WHEN the dust settles, it will be the small geopolitical lightweight of Burundi that eventually showed up the soft belly of the African Union, the continent’s 54-member bloc.
There was considerable interest when in December the bloc said it would send in troops to stabilise Burundi, where fears of a genocide have swirled since president Pierre Nkurunziza planned and executed a successful third term.
The AU’s Peace and Security Council (PSC), which functions not too unlike the UN’s Security Council, while announcing the decision said it would not allow “another genocide” on its watch, referring to events in neighbouring Rwanda and which came to a head in 1994.
The UN has warned Burundi risks a repeat of a 1993-2006 civil war, with hundreds killed since April 2015, when Nkurunziza announced he would stand for a controversial third term in office, and nearly 240,000 people having fled to neighbouring countries.
To avoid this, the African Union would for the first time invoke the never-before used Chapter 4 of its founding charter, which gives it the right to intervene in a member state “in respect of grave circumstances, namely: war crimes, genocide and crimes against humanity.”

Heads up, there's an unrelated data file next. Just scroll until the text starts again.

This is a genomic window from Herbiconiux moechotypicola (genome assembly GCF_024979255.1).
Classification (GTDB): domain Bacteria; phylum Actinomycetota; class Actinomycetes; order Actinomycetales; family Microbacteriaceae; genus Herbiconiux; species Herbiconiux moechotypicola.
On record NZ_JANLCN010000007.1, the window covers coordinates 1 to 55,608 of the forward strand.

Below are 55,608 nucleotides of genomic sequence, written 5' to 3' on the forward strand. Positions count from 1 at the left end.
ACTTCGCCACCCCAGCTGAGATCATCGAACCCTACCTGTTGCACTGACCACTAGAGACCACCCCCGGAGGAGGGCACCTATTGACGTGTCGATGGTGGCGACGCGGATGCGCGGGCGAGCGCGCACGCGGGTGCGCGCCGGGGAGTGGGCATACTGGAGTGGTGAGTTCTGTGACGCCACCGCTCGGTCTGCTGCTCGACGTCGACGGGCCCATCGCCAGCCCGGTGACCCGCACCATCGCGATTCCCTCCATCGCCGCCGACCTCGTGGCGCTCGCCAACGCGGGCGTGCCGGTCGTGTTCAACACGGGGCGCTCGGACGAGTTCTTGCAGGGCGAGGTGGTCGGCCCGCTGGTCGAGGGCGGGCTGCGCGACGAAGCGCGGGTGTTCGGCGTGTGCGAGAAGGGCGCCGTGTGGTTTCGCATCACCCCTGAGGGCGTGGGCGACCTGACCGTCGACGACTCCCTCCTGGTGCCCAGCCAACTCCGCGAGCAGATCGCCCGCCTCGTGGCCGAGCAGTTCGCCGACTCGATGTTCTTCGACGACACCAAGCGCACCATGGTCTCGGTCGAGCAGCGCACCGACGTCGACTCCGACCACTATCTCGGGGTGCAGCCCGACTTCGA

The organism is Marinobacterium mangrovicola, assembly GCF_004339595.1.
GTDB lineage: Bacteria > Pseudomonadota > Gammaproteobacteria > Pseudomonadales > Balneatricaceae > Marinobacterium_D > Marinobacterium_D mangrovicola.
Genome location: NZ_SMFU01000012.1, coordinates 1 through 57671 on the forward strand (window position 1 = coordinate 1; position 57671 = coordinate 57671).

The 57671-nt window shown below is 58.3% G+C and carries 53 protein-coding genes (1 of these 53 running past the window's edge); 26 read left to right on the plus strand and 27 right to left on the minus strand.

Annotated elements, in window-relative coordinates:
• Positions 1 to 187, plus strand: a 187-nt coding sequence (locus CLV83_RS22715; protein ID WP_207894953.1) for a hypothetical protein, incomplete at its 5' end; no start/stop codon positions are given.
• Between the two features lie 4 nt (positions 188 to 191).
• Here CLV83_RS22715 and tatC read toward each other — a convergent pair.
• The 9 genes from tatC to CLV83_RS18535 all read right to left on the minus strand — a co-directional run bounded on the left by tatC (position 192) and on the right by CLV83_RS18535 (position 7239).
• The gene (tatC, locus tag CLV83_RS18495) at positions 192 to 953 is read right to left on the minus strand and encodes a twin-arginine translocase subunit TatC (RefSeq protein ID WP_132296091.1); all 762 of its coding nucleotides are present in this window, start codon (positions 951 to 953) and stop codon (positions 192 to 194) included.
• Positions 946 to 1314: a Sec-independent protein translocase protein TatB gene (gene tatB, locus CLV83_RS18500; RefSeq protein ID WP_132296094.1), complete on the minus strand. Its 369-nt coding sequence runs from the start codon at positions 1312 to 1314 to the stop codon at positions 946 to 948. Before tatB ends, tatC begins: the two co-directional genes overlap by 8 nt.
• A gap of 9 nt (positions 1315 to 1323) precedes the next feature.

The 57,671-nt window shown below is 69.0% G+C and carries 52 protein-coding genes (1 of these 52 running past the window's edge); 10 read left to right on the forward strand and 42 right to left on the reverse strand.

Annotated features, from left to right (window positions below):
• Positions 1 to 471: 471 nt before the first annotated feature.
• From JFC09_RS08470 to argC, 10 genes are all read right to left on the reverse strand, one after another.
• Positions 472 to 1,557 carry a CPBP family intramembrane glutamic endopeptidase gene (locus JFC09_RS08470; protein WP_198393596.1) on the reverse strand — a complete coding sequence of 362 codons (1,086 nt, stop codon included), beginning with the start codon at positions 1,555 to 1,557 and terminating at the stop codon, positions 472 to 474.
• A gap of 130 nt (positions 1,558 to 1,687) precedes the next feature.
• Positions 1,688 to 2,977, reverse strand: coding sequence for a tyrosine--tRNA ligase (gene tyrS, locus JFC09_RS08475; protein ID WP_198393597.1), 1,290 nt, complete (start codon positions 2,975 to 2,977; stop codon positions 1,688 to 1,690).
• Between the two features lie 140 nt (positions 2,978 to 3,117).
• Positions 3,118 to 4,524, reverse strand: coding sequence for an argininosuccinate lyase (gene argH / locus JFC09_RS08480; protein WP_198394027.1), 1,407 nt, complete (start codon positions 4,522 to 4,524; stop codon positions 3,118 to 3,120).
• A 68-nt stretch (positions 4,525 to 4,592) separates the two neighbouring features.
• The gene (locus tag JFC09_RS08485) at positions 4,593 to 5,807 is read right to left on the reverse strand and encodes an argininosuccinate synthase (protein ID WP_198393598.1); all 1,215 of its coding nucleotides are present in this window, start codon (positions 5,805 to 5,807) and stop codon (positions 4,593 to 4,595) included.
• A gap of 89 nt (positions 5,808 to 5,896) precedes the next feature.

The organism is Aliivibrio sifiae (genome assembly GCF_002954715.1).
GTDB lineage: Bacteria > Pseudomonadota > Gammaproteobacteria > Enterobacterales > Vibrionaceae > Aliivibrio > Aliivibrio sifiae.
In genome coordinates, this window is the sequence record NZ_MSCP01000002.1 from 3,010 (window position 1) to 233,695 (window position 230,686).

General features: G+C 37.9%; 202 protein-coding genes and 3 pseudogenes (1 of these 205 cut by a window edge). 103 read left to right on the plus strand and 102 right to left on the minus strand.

The deadline that wasn’t
AU security council chief Smail Chergui said there was “a very clear message coming out of the PSC meeting: the killings in Burundi must stop immediately.”
Essentially, the bloc would send troops into Burundi whether Nkurunziza liked it or not, and to demonstrate its seriousness, gave Bujumbura four days to allow the force in, known as the African Prevention and Protection Mission in Burundi (MAPROBU).
It all went downhill from there. Nkurunziza didn’t like it, and called the bluff, terming the proposed troops “an invasion” force from which Burundi would have to defend itself if they came in without his say-so.
Deadline day came and passed, and the tone from the AU gradually started changing, from one of bold intent to one seeking to assuage.
“Shooting at the African Union peacekeepers would be a big mistake,” Ugandan Minister of Defence Crispus Kiyonga, said last month. He was supervising the mediation effort on behalf of his boss, President Yoweri Museveni, who is currently on the campaign trail, and has been accused of lacking enthusiasm for the effort.
“We are all members of AU and we are bound by its resolutions. If one is not satisfied with AU’s decision, they can challenge it through proper channels, like through the AU summit.”
By end of January, the AU was calling such a decision to move in as “unimaginable”.
“It was never the intention of the African Union to deploy a mission to Burundi without the consent of Burundian authorities,” Ibrahima Fall, who is the AU Special Representative for the Great Lakes Region, told French radio RFI.